June 10, 2011

Gowers' gift helps address chemistry needs

by Greg Scott

CARBONDALE, Ill. -- A Distinguished Alumnus is teaming with Southern Illinois University Carbondale's administration to fund state-of-the-art research equipment for instructors and students in the chemistry and biochemistry department.
Bob Gower, a two-degree SIUC alumnus and chair of Ensysce Biosciences in Houston, communicates regularly with the University’s chemistry professors. When the West Frankfort native was informed of the department’s equipment deficiencies, he immediately made mention of the issue in a subsequent meeting with SIUC Chancellor Rita Cheng.
“It’s pretty inefficient to have equipment constantly going down. I know it’s a problem that can’t exist; especially at a great University like SIU that is striving for recognition in various aspects of research,” Gower says. “Therefore, I told Chancellor Cheng that I would be willing to help if the University was willing to do the same.”
Cheng presented a proposal to Bob and Beth Gower for $75,000, to establish a Technology Fund in the chemistry and biochemistry department. Their commitment would be matched dollar-for-dollar by the University. The Gowers obliged. Therefore, $150,000 will fund the acquisition and maintenance of equipment for instruction and research. Additionally, the fund provides the department and college with a long-term resource plan for equipping and upgrading its teaching labs.
“This is a wonderful partnership that responds to a great need in this department,” Cheng said. “Cutting-edge equipment and technology are vital to the educational process. The Gowers’ generosity provides valuable support to our faculty’s teaching and research efforts, and will help our students be better prepared when they enter their professions.”
Gower, a researcher himself, says the gift is significant and beneficial to the chemistry department.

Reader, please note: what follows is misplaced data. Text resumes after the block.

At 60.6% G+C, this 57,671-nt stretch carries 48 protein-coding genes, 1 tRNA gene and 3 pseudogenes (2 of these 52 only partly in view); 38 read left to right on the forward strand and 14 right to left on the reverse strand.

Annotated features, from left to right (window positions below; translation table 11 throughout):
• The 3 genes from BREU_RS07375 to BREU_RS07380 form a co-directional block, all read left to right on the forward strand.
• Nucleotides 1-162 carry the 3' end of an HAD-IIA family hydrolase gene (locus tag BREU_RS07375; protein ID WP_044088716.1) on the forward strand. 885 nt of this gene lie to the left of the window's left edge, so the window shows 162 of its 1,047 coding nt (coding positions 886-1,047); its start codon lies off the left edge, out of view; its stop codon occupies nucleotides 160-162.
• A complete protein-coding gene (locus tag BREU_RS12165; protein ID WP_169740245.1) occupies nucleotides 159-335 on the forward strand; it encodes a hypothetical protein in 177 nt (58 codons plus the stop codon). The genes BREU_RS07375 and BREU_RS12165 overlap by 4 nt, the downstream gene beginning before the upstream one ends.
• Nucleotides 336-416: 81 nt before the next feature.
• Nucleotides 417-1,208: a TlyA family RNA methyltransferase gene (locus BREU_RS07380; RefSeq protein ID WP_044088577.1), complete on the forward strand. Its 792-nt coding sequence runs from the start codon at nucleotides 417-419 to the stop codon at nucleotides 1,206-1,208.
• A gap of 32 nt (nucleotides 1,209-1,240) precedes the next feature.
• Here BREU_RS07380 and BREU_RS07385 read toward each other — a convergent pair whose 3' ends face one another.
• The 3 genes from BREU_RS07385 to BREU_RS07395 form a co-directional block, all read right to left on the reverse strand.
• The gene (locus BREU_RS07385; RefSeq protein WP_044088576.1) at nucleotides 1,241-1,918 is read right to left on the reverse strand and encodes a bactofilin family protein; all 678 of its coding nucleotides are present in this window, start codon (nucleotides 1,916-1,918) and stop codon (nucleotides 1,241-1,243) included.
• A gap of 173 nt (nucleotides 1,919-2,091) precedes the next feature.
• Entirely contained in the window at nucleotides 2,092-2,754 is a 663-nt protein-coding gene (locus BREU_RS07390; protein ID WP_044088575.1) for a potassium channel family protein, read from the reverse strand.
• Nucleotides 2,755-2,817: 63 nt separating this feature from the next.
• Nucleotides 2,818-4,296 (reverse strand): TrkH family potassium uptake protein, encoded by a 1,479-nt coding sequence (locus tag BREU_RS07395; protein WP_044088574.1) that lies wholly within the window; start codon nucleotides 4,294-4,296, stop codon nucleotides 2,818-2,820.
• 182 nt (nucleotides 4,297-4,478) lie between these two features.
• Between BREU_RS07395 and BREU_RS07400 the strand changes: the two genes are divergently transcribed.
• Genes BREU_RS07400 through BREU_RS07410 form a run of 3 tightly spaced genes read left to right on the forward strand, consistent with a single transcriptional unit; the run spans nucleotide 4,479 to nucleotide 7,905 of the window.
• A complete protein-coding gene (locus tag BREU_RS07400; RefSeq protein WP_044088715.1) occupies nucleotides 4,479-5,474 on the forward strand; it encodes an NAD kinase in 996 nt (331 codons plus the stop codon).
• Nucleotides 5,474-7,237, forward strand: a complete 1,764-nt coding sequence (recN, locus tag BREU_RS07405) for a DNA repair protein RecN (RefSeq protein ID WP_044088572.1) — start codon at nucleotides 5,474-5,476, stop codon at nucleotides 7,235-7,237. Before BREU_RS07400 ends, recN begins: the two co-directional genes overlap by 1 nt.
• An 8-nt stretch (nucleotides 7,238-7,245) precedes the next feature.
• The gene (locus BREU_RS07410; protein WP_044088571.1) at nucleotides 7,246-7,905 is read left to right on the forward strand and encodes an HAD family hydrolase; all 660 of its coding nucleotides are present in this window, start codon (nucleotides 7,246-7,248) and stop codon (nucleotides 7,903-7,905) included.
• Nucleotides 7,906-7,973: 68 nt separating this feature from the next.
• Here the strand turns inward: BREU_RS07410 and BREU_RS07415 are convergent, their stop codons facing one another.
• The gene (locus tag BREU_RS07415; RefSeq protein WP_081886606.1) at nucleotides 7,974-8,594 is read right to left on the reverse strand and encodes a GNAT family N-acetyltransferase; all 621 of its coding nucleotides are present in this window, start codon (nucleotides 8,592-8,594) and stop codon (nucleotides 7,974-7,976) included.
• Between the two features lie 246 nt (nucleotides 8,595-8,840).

“I’m particularly pleased that Chancellor Cheng was interested, and like myself, wanted to address the problem,” he says. “As a matter of fact, she was already on top of the issue just weeks after assuming her role at the University. I was quite impressed with her commitment to strengthen our chemistry department.”
Jay C. Means, dean of the College of Science, says the funds provided by the Gowers and Chancellor Cheng will have an immediate impact this fall semester. The department is purchasing a Fourier Transform Infrared Spectrometer and high performance liquid chromatograph to train advanced chemistry majors in the laboratory setting. Means went on to point out that significant gifts such as this are “unique and very much appreciated during a time of fiscal uncertainty.”
The gift will assist the University in preparing students for careers after college, according to Gary R. Kinsel, chair of the Department of Chemistry and Biochemistry.
“These funds will go a long way in allowing us to provide modern chemical instruments for our students to use in their laboratory experiences. This experience is critical because they’ll need to know how to use this equipment when they join the workforce,” Kinsel says. “This definitely helps move our program forward.”
Rickey N. McCurry, vice chancellor for institutional advancement and chief executive officer of the SIU Foundation, says: “Bob and Beth Gower have historically been quite generous in supporting SIU Carbondale. Dr. Gower is appreciative of his own experience at Southern, and is particularly fond of our chemistry department. Furthermore, the support demonstrated by the Gowers and Chancellor Cheng indicates a true commitment to provide essential resources that will benefit our students well into the future.”
Gower, who received his bachelor’s and master’s degrees in chemistry from SIU Carbondale in 1958 and 1960, knows first-hand the importance of research in the business world. One of his most telling accomplishments occurred after he became president and CEO of Lyondell Petrochemical Co., which was losing approximately $200 million a year when Gower took over in 1985. The SIU alumnus transformed the Houston-based firm into one of the 100 Best Managed Companies in the World, as named by Industry Week Magazine. Petrochemical Co. became a publicly traded New York Stock Exchange company in 1989.
Prior to his success at Lyondell, Gower held various leadership positions in Sinclair Oil and Atlantic Richfield, major oil and chemistry companies in the 1960s. Also, in 2000, Gower worked closely with the late Richard Smalley, a Rice University professor who, along with two associates, won the Nobel Prize for chemistry in 1996, in forming Carbon Nanotechnologies Inc. He served as president and CEO until merging CNI into another company, Unidym Corp., and continues his involvement as an investor.
A recipient of the 1996 SIU Distinguished Alumni Award, Gower relishes the opportunity to support his alma mater.
“I have enjoyed some reasonable success. But I came from a pretty humble beginnings and I know there are students at Southern with a similar background,” he says. “I know it’s an overused statement, but I truly feel indebted to SIU. So many people paid attention and provided encouragement to me as a youth in West Frankfort, at SIU, and in the church and community.
“When you are a beneficiary of such actions, the least you can do is give back if you’re in the position to do so.”